Far away from their homeland and family members in the hour of tragedy, hundreds of Nepalese students studying in New Delhi have turned into foot soldiers to raise funds for sending relief and succour to quake-hit Nepal.
The 7.9-magnitude temblor on Saturday and succeeding aftershocks in the Himalayan nation have claimed over 6,000 lives there and flattened the iconic architectural landscape of the country.
Prajwal Basnet, 20, who is pursuing a course in Chartered Accountancy, joins a group of five-six fellow students to raise funds for the cause after attending classes.
“We are about 500 students who have volunteered to work towards raising funds. We study at the same place but we are from different parts of Nepal, and we have decided to put in our energies together to send relief material, medicines and other essential supplies there,” Basnet told PTI.
He said first batch of relief material has already been sent, and once the necessary items have been arranged for, "we will send the second one too."
Basnet, a resident of Itahari, about 350 km from capital city Kathmandu, is in the final year of its course. These days he can be seen carrying a donation box in public places such as parks, malls and Delhi Metro premises, with 'Save Nepal' written in boldface on its front.
His friend Sagar Upreti, hailing from Chitwan district, carries a poster around to attract people's attention and appeals to them to join in the cause.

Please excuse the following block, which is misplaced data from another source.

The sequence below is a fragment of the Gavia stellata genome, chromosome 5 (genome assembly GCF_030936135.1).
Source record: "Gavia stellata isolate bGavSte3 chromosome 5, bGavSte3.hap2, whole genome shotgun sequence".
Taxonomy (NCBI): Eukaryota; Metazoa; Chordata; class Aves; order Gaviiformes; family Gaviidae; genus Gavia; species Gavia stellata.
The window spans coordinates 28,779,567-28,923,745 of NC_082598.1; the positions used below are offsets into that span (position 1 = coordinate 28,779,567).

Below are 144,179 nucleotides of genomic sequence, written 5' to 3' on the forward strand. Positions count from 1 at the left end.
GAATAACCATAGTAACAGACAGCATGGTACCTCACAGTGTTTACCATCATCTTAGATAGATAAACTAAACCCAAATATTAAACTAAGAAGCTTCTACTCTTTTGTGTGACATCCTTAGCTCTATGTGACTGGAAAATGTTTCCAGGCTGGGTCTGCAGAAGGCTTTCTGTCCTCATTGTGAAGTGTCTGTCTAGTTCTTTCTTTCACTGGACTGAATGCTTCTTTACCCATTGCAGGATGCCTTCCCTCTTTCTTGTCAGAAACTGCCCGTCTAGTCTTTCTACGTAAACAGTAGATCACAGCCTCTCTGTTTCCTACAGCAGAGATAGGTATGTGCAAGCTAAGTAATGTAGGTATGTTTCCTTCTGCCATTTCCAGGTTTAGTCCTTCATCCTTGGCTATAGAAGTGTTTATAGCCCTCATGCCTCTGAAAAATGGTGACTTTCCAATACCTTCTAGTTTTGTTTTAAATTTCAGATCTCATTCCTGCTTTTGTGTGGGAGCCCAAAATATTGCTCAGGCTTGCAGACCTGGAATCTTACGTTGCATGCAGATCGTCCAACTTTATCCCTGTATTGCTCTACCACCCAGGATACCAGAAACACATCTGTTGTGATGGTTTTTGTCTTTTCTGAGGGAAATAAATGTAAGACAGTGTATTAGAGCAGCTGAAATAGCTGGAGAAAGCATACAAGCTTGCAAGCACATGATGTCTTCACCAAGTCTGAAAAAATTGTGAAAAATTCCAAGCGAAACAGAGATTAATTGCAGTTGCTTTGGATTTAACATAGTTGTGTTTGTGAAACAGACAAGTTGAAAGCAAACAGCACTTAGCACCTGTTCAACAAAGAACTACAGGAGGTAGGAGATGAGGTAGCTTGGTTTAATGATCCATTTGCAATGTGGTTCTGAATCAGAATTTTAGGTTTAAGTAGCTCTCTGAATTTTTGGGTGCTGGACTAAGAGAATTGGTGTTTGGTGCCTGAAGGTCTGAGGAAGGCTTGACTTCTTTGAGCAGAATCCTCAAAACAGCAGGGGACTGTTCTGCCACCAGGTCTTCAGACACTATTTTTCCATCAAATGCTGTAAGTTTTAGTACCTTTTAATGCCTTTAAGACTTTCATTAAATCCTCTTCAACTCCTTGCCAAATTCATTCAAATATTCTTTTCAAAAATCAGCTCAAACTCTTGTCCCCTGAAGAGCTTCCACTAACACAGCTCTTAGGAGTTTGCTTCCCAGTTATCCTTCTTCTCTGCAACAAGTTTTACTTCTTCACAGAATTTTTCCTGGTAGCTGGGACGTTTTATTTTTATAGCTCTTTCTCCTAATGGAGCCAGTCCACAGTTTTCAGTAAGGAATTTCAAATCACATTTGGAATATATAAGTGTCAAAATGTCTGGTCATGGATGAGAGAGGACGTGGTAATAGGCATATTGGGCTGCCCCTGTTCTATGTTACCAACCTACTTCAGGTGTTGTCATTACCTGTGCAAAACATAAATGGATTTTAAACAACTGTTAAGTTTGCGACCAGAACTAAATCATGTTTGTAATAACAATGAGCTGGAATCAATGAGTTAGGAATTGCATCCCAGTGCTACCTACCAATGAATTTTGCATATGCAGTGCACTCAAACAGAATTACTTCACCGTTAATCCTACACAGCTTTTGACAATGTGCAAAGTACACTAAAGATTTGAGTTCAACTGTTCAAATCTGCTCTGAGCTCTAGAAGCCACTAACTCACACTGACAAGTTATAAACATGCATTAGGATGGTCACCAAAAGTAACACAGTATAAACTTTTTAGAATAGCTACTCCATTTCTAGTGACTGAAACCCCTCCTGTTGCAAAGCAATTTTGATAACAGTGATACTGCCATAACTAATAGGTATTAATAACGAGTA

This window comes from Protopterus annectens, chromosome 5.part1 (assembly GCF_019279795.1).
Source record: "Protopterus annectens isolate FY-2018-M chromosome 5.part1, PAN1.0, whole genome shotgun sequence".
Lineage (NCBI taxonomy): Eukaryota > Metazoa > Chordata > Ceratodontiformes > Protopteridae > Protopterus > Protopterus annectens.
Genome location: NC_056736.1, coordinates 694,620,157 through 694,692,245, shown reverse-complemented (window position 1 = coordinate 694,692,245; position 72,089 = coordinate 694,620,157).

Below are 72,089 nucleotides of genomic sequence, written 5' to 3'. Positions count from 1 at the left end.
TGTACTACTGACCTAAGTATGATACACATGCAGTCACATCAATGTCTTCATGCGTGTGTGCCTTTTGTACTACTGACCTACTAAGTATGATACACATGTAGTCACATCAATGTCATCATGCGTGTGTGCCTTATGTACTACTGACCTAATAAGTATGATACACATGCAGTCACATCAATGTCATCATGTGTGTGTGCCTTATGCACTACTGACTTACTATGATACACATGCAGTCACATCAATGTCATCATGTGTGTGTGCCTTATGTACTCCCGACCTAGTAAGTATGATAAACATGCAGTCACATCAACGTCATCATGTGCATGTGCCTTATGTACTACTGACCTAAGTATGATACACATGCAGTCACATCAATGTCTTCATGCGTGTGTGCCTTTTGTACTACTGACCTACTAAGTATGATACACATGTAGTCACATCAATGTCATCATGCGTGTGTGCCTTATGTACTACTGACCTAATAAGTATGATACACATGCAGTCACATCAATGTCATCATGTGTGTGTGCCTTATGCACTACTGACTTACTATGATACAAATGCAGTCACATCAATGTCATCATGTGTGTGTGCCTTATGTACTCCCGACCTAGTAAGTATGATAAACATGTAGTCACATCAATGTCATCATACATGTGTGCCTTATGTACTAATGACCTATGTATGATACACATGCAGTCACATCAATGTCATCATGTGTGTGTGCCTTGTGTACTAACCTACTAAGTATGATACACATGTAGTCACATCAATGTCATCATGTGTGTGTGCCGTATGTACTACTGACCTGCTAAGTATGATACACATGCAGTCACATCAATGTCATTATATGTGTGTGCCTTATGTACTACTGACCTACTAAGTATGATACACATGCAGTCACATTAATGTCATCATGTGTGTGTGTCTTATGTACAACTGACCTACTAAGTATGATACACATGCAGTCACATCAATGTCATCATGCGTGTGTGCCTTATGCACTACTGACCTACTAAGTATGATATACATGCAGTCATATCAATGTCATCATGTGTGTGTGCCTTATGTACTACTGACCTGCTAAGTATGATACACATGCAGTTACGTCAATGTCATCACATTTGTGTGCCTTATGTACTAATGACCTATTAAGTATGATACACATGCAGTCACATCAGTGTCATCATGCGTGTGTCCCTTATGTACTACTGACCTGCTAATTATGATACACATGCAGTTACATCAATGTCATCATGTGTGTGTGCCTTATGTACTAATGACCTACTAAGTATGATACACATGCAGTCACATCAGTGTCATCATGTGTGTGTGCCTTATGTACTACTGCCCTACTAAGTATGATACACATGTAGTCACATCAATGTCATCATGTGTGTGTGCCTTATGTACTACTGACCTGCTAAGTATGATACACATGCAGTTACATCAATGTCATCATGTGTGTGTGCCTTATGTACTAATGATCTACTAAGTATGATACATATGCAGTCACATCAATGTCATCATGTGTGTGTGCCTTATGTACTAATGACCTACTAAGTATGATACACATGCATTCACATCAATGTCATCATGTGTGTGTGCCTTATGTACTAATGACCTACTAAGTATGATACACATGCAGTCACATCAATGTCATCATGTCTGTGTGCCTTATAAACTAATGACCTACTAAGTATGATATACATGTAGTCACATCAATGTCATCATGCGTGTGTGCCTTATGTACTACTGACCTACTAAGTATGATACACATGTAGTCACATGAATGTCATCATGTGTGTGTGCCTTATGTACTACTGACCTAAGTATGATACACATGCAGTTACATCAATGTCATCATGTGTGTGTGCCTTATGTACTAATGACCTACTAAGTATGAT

Upreti, 21, says, "We are here physically but our souls are with our family and other people affected by this unimaginable tragedy."
His father survived a house collapse, and is now sleeping in the open.
"We had a three-storeyed house and cracks developed in the walls of the ground floor and the top two storeys just caved in. My father was lucky as he ran out in time," he said.
Mustang native Amina Gurung says "people have been responding to our plea and coming out to help us.
"We raised Rs 66,000 on Tuesday in just two hours. We travelled to Huda City Centre metro station and other busy public places as we have to raise the money in quick time."
In Nepal, grief has been taken over by anger as protests on Wednesday greeting Nepalese Prime Minister Sushil Koirala in relief camps, four days after the Nepal's worst earthquake in over 80 years.
Another volunteer Deepa Byajankar, 20, from Patan city, which has been practically robbed of its architectural grandeur, says," "My parents are safe but they are living in a tent in a ground nearby our house. People are still afraid to go back."
"We have been living in Delhi for the last three to four years and right now, we are missing our family and homeland so badly. Last time, we went home was seven months ago for our holidays. And, the images we are getting from Nepal are horrifying," she said.
Patan Darbar Square in Kathmandu Valley is a World Heritage Site, but, the temblor has reduced the cultural icon to rubble.
"It breaks my heart to know that all that beauty we grew up with as a child is no more to be seen. But, more than rebuilding temples and sites, it is the human lives that need to be rebuilt and rehabilitated. And, we want to be part of it, even if we are far away from our homes," she added.